Supporting Parents. Fostering Change.

Monthly Archives: August 2017

There’s an old Simon and Garfunkel song with the lyric, “Slow down, you move to fast. You’ve got to make the morning last…” If you’re a parent reading this, you’re probably thinking, “Right. Making the (school) morning last is not on my agenda!” I understand. Mornings that require getting kids up, fed, dressed, and out the door with lunch in hand are not your idea of a zen activity. There’s a time deadline that you’re acutely aware of, but they don’t seem to get that the clock is ticking.

What if I told you there’s a way to work on taming the gnarly morning beast and make it a more relaxed, even pleasurable, experience for you and your kids?

I read an article recently about a doctor named Mark Bertin, a developmental pediatrician who specializes in treating kids with issues like ADHD, autism, and learning disabilities. He developed Mindfulness-Based Stress Reduction Classes for parents of kids with, and without, special challenges. He understands, for instance, that when you have a kid with ADHD you are already dealing with more stress than the average parent. Your focus is largely on helping your child; not on helping yourself. The problem is that you don’t have an unlimited supply of patience and energy.

Dr. Bertin trains parents to learn to let go of the small stuff, to step back from the situation at hand (such as a hectic morning scene at the breakfast table) and try to look at it dispassionately. Slowing down really helps. One parent in his group commented, “What’s happening right now is all there is. Why make everybody unhappy? If we’re five minutes late to preschool it doesn’t change anything. What changes things is the frustration, and the stress that builds up and then everything unravels.”

He’s written a book called, Mindful Parenting for ADHD detailing the techniques for approaching stressful parenting situations with a flexible, resilient mind.

Developing a mindful approach to parenting is like learning to ride a bike. It’s rocky at first, but once you get the hang of it, you’ll have the skill for life.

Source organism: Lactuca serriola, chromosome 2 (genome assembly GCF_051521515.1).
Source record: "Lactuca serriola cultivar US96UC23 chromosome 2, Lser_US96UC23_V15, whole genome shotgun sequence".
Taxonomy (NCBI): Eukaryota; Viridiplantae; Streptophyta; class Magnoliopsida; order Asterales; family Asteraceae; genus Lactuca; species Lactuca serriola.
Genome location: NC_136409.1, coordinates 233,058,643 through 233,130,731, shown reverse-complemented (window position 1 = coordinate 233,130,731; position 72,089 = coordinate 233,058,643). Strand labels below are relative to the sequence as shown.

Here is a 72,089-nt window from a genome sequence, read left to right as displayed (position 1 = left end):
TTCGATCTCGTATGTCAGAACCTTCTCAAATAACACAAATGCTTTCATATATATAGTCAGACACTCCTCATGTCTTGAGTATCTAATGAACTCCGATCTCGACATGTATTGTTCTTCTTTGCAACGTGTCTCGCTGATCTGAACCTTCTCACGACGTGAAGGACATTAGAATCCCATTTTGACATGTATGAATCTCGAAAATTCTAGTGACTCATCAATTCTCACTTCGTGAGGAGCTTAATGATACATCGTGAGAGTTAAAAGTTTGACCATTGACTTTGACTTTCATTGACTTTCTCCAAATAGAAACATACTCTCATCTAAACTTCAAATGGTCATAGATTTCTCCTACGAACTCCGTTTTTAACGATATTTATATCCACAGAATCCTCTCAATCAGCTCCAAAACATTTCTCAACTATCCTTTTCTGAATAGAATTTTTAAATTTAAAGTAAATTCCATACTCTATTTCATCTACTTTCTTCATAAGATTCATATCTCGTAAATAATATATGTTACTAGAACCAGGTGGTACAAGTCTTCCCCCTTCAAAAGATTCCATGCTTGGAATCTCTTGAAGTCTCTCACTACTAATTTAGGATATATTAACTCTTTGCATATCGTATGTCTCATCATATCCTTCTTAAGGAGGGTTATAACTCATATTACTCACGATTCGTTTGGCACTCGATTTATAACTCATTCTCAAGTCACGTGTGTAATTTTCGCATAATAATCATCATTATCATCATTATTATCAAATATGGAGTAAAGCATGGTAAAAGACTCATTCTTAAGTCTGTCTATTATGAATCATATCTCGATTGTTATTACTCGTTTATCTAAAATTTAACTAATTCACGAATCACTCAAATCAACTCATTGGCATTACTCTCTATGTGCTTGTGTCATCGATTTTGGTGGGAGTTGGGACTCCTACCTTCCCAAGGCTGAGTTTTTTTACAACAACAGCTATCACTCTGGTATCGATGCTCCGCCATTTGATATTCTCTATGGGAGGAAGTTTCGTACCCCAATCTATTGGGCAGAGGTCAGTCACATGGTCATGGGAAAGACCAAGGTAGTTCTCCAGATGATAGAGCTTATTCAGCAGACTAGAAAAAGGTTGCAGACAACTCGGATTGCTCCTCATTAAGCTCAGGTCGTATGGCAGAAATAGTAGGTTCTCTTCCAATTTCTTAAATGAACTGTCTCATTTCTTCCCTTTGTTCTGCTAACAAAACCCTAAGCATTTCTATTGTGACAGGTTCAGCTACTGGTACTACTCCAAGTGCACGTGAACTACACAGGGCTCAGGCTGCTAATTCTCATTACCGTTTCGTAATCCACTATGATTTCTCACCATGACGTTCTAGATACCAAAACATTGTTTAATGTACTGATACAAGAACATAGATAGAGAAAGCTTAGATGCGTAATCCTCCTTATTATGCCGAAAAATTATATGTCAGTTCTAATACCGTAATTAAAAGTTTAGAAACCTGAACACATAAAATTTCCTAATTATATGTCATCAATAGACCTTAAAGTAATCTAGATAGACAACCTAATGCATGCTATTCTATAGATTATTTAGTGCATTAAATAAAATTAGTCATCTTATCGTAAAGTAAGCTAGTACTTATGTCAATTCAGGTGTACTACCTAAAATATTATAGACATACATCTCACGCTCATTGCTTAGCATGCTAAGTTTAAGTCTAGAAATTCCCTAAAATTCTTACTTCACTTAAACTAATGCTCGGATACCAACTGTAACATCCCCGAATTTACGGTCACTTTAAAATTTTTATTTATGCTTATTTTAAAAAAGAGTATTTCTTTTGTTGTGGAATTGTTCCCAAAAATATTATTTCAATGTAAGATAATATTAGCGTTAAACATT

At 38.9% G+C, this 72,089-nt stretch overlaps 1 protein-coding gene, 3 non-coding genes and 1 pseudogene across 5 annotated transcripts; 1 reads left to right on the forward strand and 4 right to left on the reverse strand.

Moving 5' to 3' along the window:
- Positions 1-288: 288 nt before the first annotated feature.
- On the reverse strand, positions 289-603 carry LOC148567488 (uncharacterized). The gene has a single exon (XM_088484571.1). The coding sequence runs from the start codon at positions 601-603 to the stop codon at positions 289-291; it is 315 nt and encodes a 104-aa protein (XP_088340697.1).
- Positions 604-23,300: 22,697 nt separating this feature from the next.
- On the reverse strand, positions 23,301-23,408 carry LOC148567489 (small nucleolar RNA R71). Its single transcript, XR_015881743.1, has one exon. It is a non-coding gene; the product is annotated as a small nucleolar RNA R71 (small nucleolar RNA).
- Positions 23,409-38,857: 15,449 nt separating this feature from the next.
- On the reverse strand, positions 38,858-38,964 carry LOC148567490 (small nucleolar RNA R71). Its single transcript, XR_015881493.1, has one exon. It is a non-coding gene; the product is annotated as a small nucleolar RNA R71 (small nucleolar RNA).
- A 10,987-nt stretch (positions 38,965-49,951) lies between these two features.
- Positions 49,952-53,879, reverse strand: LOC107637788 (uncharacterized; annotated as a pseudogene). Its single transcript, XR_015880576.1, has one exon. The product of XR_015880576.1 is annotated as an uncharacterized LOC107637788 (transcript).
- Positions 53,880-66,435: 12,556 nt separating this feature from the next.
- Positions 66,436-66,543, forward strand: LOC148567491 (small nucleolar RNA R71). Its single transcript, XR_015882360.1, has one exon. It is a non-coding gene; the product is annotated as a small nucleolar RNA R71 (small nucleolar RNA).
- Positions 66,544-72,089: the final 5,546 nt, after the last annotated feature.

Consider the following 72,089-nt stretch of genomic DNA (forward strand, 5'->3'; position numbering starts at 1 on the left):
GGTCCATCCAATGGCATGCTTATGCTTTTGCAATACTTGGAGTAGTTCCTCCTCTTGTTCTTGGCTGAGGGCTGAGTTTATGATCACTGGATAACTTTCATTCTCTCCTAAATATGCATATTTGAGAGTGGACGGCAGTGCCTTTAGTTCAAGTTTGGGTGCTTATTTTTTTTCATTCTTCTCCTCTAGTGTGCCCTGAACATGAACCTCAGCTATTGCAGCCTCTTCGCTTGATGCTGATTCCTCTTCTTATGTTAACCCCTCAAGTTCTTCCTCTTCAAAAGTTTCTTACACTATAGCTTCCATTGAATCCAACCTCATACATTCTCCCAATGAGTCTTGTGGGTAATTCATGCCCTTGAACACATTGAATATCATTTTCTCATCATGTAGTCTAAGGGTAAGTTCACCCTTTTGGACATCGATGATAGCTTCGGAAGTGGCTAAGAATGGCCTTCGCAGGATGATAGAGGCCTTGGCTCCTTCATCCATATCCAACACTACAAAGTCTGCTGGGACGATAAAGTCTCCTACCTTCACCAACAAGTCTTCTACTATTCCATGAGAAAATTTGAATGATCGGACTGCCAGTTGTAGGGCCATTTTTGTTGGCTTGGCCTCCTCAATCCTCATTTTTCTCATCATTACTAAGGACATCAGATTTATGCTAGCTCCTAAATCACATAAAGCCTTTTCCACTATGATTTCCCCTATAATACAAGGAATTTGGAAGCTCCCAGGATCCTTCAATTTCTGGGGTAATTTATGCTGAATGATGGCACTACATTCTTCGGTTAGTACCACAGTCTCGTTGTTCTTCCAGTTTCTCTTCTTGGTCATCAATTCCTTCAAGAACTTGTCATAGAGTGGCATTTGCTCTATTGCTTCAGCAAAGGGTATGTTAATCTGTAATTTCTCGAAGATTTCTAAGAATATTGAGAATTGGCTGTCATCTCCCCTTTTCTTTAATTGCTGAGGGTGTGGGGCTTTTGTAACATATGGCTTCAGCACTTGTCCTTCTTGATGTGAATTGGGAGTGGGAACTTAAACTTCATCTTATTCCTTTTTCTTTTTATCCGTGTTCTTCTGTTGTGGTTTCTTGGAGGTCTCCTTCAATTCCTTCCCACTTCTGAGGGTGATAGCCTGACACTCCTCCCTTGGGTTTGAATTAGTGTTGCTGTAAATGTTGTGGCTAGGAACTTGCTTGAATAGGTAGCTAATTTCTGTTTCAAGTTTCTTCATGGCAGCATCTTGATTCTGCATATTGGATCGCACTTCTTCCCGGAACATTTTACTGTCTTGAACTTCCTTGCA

For a list of other useful books on parenting the ADHD child, please see the Resources tab on our website.

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Do you feel guilty about the way you parent? Do you constantly ask yourself questions like, “Why can’t I handle my child’s behavior differently?”, “What am I doing wrong that my child behaves like this?” and “What is the matter with me- no matter how I discipline my child, he/she continues to misbehave.” If this sounds familiar, take heart. You are experiencing the normal ups and downs of parenting.

All parents experience some measure of self-doubt, but parents of children with special needs especially do. Children on the autism spectrum or with learning challenges and/or attentional issues put parents into unknown territory, forcing them to confront problems both unforeseen and often times behaviors that don’t respond to typical discipline.

Research indicates that parental competency is especially taxed by these disabilities, in part because they are not detected at birth. Through the diagnostic process, parents experience profound feelings of fear, loss, and worry. They frequently feel isolated and confused about the best way forward. It’s easy to fall prey to making comparisons- a no-win scenario that compels them to compare their child to his “normal” siblings, her cousins, or classmates.

Because it’s so common for parents of kids with special needs to feel overwhelmed and exhausted, finding support is vital. It takes time to get to know their child, re-evaluate their expectations of them, and also of themselves.

Meeting and spending time with other parents who face the same challenges helps tremendously. At In Step, we ask parents to participate in their child’s counseling process not just because their child can’t make progress without their parent’s help and support, but also because parents can inspire, share resources, and provide reality checks to one another. Through exploring difficult feelings, trying out new behaviors, and embracing learning that comes from mistakes, parents find ways to navigate unfamiliar terrain.

Understood is an organization that supports millions of parents whose children struggle with learning and attention issues that provides research, expert advice and a wealth of resources. Here’s a link to a video they put out featuring parents of kids with learning and attention issues talking about their feelings of guilt and shame: https://youtube/w0HoNmlCmnQ

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